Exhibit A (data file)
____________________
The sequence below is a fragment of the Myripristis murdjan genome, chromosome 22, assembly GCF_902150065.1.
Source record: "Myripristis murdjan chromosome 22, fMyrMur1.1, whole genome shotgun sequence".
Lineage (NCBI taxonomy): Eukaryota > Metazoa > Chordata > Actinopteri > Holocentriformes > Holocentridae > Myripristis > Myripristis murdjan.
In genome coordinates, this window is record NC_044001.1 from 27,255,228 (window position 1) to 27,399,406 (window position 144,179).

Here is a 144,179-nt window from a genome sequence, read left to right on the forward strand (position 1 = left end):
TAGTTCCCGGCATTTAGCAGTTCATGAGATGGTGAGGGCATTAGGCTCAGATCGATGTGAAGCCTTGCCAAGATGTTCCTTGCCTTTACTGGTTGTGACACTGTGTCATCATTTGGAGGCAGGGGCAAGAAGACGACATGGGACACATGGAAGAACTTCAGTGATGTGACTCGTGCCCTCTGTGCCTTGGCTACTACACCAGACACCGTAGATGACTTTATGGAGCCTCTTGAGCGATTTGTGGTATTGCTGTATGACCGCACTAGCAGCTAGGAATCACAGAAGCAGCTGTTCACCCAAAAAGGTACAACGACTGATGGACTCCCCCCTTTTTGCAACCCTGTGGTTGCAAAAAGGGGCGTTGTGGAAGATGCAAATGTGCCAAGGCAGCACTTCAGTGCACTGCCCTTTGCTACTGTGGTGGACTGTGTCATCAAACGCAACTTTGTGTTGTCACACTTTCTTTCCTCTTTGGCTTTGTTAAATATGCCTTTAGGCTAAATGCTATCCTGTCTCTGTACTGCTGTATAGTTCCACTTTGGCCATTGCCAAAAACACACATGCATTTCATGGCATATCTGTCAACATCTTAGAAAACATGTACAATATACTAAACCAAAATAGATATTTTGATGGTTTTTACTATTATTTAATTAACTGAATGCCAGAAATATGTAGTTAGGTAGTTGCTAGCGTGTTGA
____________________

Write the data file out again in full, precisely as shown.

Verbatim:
The sequence below is a fragment of the Myripristis murdjan genome, chromosome 22, assembly GCF_902150065.1.
Source record: "Myripristis murdjan chromosome 22, fMyrMur1.1, whole genome shotgun sequence".
Lineage (NCBI taxonomy): Eukaryota > Metazoa > Chordata > Actinopteri > Holocentriformes > Holocentridae > Myripristis > Myripristis murdjan.
In genome coordinates, this window is record NC_044001.1 from 27,255,228 (window position 1) to 27,399,406 (window position 144,179).

Here is a 144,179-nt window from a genome sequence, read left to right on the forward strand (position 1 = left end):
TAGTTCCCGGCATTTAGCAGTTCATGAGATGGTGAGGGCATTAGGCTCAGATCGATGTGAAGCCTTGCCAAGATGTTCCTTGCCTTTACTGGTTGTGACACTGTGTCATCATTTGGAGGCAGGGGCAAGAAGACGACATGGGACACATGGAAGAACTTCAGTGATGTGACTCGTGCCCTCTGTGCCTTGGCTACTACACCAGACACCGTAGATGACTTTATGGAGCCTCTTGAGCGATTTGTGGTATTGCTGTATGACCGCACTAGCAGCTAGGAATCACAGAAGCAGCTGTTCACCCAAAAAGGTACAACGACTGATGGACTCCCCCCTTTTTGCAACCCTGTGGTTGCAAAAAGGGGCGTTGTGGAAGATGCAAATGTGCCAAGGCAGCACTTCAGTGCACTGCCCTTTGCTACTGTGGTGGACTGTGTCATCAAACGCAACTTTGTGTTGTCACACTTTCTTTCCTCTTTGGCTTTGTTAAATATGCCTTTAGGCTAAATGCTATCCTGTCTCTGTACTGCTGTATAGTTCCACTTTGGCCATTGCCAAAAACACACATGCATTTCATGGCATATCTGTCAACATCTTAGAAAACATGTACAATATACTAAACCAAAATAGATATTTTGATGGTTTTTACTATTATTTAATTAACTGAATGCCAGAAATATGTAGTTAGGTAGTTGCTAGCGTGTTGA